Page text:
[Ip-health] Thai NHSO to extend AIDS drug compulsory licenses
peter.maybarduk at essentialinformation.org
peter.maybarduk at essentialinformation.org
Wed Jun 16 04:22:59 PDT 2010
NHSO extends drug licensing
'Move ensures Aids medications available'
Published: 15/06/2010 at 12:00 AM
The National Health Security Office board has opted to extend its compulsory
licensing in order to produce generic versions of two life-saving Aids drugs
until the end of their patents.
The extension of the scheme which overrides the patents for Efavirenz and a
combination of Lopinavir and Ritonavir drugs was crucial to help cut the
cost of treating people living with HIV/Aids, Public Health
Minister Jurin Laksanavisit said yesterday after chairing the NHSO board
The patent for Efavirenz will expire on Jan 31, 2012, and that for the
Lopinavir/Ritonavir combination on Dec 4, 2016.
The cheaper generic versions of the two anti-retroviral drugs were needed
even more after the cabinet approved the inclusion of people pending
nationality verification into the NHSO's universal healthcare scheme in
March this year.
The compulsory licensing has saved 1.18 billion baht in costs purchasing
anti-retroviral drugs under the scheme.
And the scheme should be able to save 3.2 billion baht more of the
anti-retroviral drug costs if the compulsory licensing of the two drugs is
extended until the end of their patents, he said.
Thailand's compulsory licensing has also forced down the prices of Efavirenz
and the Lopinavir-Ritonavir combination by 3.4 and 6.4 times respectively,
Mr Jurin said.
Before the compulsory licensing of the two drugs, about 4,539 people living
with HIV/Aids obtained access to Efavirenz and only 39 to the
Lopinavir-Ritonavir combination, he said.
But with the compulsory licensing of the drugs, the number of patients
receiving Efavirenz has increased to 29,360 and 6,246 people now receive the
Lopinavir/Ritonavir combination, he said.
Health activists applauded the NHSO's decision.
Aids Access Foundation director Nimit Thien-udom said coverage of people
eligible to access the two drugs will be extended to state enterprise staff,
who were previously forced to pay for the drugs out of their own pocket.
Mr Nimit said state enterprise staff have long been forced to shoulder the
cost of the two drugs because to seek reimbursement meant they will have to
tell their offices what type of treatment they are receiving, Mr Nimit said.
Many refuse to seek reimbursement for fear that others will find out they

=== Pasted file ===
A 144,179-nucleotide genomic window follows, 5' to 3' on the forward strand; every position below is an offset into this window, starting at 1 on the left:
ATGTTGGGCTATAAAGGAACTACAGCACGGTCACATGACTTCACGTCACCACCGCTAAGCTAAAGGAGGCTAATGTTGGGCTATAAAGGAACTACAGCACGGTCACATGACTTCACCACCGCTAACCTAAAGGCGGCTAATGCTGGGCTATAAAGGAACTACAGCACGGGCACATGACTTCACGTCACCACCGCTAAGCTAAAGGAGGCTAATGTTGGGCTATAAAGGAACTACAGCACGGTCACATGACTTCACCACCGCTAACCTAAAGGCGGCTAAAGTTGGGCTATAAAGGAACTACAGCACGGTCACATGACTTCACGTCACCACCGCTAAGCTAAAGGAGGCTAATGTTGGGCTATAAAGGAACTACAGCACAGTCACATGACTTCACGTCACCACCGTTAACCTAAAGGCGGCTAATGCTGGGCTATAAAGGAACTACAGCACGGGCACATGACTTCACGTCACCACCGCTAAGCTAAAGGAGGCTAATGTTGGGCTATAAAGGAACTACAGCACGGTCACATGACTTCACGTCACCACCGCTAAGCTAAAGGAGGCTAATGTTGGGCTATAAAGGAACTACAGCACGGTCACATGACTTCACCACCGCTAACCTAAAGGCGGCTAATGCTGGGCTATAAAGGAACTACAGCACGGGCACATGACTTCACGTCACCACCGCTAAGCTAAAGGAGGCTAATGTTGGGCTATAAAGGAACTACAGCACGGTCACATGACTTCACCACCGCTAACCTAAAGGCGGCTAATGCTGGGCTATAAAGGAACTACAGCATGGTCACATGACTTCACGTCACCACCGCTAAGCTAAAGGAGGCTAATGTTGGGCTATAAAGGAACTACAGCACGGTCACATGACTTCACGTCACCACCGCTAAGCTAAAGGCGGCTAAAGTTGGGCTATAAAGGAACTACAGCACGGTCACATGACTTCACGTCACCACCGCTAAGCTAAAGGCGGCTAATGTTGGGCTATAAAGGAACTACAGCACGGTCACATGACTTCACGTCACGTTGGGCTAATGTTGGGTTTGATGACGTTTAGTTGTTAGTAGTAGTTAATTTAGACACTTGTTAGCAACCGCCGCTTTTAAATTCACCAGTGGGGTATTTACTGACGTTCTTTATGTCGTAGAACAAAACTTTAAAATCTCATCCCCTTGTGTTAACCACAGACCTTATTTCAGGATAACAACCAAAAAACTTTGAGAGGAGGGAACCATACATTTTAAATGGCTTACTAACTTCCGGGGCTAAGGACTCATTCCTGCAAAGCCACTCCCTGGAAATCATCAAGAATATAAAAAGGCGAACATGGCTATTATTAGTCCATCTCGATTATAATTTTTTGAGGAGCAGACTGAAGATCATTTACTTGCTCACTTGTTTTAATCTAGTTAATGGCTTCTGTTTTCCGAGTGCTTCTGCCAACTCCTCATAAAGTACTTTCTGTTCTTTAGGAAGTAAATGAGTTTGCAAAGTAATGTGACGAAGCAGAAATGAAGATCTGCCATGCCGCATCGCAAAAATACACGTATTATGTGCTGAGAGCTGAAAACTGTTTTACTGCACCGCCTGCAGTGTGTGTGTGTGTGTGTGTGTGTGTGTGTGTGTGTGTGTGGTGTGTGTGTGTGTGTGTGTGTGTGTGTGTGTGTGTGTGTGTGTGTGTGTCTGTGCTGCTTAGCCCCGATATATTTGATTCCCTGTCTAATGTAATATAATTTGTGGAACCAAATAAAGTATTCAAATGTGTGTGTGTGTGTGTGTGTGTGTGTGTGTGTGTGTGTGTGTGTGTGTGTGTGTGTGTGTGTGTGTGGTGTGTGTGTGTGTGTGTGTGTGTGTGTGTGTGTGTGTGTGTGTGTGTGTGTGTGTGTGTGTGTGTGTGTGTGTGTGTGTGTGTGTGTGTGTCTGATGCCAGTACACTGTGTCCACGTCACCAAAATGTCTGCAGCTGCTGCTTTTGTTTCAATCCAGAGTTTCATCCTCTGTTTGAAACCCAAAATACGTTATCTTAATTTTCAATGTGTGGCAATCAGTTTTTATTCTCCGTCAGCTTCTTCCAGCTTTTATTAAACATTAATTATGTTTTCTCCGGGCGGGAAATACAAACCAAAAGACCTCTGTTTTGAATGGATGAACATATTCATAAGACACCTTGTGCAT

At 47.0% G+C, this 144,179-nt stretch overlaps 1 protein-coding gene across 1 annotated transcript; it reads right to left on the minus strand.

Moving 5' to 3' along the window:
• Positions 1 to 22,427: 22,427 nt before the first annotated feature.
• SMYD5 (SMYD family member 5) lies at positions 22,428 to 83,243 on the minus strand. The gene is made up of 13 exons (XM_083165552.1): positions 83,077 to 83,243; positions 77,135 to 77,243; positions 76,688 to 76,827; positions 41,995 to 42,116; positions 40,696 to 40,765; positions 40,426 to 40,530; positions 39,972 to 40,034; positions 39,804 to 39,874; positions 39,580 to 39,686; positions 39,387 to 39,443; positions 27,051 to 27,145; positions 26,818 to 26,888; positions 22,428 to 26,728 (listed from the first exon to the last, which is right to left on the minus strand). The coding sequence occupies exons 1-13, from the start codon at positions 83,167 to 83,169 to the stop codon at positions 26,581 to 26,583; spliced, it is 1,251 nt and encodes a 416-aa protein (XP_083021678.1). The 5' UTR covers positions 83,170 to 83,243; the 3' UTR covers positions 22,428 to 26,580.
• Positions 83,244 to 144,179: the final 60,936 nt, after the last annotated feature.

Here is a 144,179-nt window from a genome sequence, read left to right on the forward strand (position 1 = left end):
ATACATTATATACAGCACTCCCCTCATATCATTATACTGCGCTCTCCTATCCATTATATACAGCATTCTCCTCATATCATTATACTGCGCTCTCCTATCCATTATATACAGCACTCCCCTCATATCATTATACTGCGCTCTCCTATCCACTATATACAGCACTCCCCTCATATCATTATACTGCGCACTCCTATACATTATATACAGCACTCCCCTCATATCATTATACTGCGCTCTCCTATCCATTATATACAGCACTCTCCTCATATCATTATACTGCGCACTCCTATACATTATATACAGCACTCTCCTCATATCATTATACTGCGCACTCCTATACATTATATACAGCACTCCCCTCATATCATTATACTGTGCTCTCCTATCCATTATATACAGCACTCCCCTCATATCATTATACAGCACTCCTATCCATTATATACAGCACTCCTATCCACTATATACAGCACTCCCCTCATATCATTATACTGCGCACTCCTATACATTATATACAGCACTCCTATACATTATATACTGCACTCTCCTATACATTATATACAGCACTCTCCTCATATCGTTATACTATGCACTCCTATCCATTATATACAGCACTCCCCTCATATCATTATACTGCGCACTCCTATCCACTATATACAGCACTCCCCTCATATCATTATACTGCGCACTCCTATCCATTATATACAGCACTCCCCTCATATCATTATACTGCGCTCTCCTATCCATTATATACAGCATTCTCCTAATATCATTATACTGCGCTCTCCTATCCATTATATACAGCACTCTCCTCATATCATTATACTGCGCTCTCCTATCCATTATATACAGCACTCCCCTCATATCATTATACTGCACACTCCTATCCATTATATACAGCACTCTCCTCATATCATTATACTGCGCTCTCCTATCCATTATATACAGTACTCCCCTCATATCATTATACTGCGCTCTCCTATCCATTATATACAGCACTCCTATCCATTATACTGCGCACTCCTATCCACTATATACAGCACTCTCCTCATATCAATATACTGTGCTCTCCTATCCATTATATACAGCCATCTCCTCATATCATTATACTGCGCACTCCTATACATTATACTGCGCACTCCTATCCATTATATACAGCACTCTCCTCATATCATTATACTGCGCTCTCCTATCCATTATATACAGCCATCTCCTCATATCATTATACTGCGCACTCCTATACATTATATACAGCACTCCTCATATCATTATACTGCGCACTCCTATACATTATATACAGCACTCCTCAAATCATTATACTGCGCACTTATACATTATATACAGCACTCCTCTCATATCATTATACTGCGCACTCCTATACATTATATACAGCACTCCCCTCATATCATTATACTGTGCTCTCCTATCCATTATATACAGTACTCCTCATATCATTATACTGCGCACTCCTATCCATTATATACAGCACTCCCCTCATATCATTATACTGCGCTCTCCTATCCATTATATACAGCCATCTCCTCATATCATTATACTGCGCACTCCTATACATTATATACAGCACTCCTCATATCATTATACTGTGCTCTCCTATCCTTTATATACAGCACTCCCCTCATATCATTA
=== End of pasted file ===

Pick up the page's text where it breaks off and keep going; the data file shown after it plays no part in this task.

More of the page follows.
Kannikar Kijtiwatchakul, of the Chulalongkorn University's consumer health
protection programme, hailed the NHSO's decision, saying it will largely
benefit people living with HIV/Aids and help the government save funds for
buying the anti-retroviral drugs.
The cost of treatment with Efavirenz has fallen from 1,200 baht a person a
month to only 300 baht a person a month, she said.
The Public Health Ministry announced it will implement the compulsory
licensing of seven drugs including the two Aids drugs, a medicine for the
treatment of heart and brain blood vessel disease, and four other drugs for
treatment of cancer.
NHSO wants licence extended for two Aids drugs
By Pongphon Sarnsamak
Published on June 15, 2010
The National Health Security Office (NHSO)'s board asked the Public Health
Ministry yesterday to extend enforcement of compulsory licensing for two
second line drugs for the treatment of Aids - Efavirenz and the cocktail
The move came after an NHSO board meeting, chaired by Public Health Minister
Jurin Laksanawisit, at which it was explained that enforcement of compulsory
licensing of the two Aids drugs would expire in the next two years.
Jurin said the request to extend the enforcement of compulsory licensing for
these two drugs would be sent to the Department of Disease Control for a
Additionally, the two Aids drugs would available for over 450,000 people now
waiting to get citizenship status.
The Public Health Ministry imposed compulsory licensing (CL) for efavirenz
and lopinavir/ritonavir in 2006 and 2007.
The enforcement of CL for efavirenz is due to expire in December 2011, while
licensing of the cocktail formula drug combining lopinavir and ritonavir
will expire in January 2012.
Imposing compulsory licensing on these two drugs has saved the NHSO Bt 1.8
billion over the past three years.
About 70,000 people living with HIV/Aids need the two drugs to save their
lives. The NHSO estimates the number of people living with HIV/Aids who need
the two drugs will total about 60,000 by 2012.
If the government does not extend the enforcement of compulsory licensing
for these two Aids drugs, thousands of people living with HIV will be
affected. It could also have a big impact on the NHSO, which would have to
allocate large sums to buy the original drugs.
The government would have to spend Bt470 million to buy efavirenz and Bt2.7
billion to buy lopinavir and ritonavir.
The licence for efavirenz ends in August 2013, while the licence for the
cocktail formula drug combining lopinavir and ritonavir expires in 2021.
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